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Office of the General Counsel

OPM Ref. #: S000512
February 3, 1998

[Agency address]

Dear [xxx]:

This replies to your September 11, 1997 letter requesting an opinion regarding the use of administrative leave in the circumstances described below.

You state that your agency has established a Health Promotion Program (HPP) to encourage physical fitness for the agency's employees. You note that a cost benefit analysis of programs such as the HPP, which measured such expenses as health insurance claims and sick leave, shows a return of $1.25 for every $1.00 spent. To promote this program, you would like to authorize employees to use official time to engage in physical exercise in one-hour sessions three times a week as part of a total fitness program You note that the employees' participation will be monitored to ensure compliance.

There is no specific statutory authority authorizing or proscribing an employee's release from duties without loss of pay or charge to leave, generally referred to as either excused absence or administrative leave. Rather, an agency's use of this type of leave is bounded by two equally vague statutes. The inherent authority to excuse employees from their duties is inferred from 5 U.S.C. 301, which states that an agency head "may prescribe regulations for the government of his department (and) the conduct of his employees . . . ." This authority, though, is not unfettered. The salaries of Federal employees are paid from appropriated funds, and appropriated funds "shall be applied only to the objects for which the appropriations were made except as otherwise provided by law." 31 U.S.C. 1301

The General Accounting Office (GAO) has weighed these statutes on several occasions. See 71 Comp. Gen. 469 (1992) and cases cited therein. We commend these decisions to you for their guidance, but, we note that GAO decisions are not binding on Executive agencies. From OPM's perspective, in the absence of any government-wide statutes or regulations, the only legal test for questions such as yours is whether the proposed use of administrative leave is a clear abuse of discretion or for an activity expressly prohibited by law. Ultimately, it is the responsibility of each department or agency head to balance support for employees' participation in activities such as physical fitness programs with the need to ensure that employees' work requirements are fulfilled and that agency operations are conducted efficiently and effectively.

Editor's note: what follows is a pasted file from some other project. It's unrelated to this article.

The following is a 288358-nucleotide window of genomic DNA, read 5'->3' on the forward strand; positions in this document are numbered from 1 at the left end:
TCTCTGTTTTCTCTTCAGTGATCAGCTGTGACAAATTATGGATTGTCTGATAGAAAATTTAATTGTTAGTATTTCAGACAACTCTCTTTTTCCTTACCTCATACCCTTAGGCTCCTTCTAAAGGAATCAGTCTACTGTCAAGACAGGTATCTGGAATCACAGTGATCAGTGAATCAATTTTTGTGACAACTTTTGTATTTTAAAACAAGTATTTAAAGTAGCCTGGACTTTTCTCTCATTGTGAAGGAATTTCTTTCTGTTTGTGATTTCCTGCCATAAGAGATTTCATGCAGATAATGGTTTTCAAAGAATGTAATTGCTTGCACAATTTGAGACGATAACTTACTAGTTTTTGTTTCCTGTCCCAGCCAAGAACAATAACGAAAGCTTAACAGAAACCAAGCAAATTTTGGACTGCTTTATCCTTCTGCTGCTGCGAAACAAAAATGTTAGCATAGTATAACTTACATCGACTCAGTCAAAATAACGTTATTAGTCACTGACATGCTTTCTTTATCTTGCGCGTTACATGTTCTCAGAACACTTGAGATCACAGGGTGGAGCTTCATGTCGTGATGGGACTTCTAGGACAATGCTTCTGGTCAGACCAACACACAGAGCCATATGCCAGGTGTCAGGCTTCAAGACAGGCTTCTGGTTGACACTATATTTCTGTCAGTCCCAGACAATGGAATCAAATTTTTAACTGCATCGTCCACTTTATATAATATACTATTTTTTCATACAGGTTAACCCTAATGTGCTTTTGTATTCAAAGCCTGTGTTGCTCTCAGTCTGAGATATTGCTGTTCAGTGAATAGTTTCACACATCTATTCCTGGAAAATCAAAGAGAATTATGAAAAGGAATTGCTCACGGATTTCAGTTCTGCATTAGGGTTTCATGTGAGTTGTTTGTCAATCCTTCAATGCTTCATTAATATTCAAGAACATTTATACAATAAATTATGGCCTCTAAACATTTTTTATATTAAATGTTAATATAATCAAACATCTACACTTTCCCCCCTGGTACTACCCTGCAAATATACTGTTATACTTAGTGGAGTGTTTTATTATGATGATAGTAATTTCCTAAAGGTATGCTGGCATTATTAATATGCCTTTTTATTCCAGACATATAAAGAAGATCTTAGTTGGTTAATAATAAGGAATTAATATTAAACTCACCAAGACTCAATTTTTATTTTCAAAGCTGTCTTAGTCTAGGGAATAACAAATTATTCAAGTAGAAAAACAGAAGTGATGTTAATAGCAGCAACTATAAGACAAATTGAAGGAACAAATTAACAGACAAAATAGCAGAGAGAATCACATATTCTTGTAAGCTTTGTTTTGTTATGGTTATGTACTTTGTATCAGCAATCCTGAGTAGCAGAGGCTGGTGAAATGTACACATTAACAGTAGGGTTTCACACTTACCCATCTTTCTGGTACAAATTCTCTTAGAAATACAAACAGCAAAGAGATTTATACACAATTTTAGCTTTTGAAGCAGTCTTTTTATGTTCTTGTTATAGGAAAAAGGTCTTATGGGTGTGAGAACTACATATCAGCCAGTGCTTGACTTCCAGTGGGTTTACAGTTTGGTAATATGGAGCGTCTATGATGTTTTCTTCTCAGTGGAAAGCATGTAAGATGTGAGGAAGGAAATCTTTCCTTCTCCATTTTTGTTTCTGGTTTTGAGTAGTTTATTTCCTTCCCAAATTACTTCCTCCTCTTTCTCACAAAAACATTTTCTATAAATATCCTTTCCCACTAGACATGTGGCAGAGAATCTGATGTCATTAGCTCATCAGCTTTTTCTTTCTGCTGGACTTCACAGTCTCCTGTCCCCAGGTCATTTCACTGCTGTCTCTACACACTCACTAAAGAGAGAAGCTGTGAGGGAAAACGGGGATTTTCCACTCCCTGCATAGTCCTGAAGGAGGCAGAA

Based on these standards, we have no objection to your use of administrative leave for the purposes described in your September 11 letter. We note that 5 U.S.C. 7901 authorizes agency heads to establish programs "to promote and maintain the physical and mental fitness of employees". The GAO has opined that this authority authorizes agencies to use appropriated funds to buy access for their employees to the exercise facilities of private fitness centers. 70 Comp. Gen. 190 (1991). Thus, your program is consistent with previously approved efforts to promote health and fitness.

Accordingly, we have no objection to the use of administrative leave as described in your request.

Very truly yours,

Paul Britner
Senior Attorney

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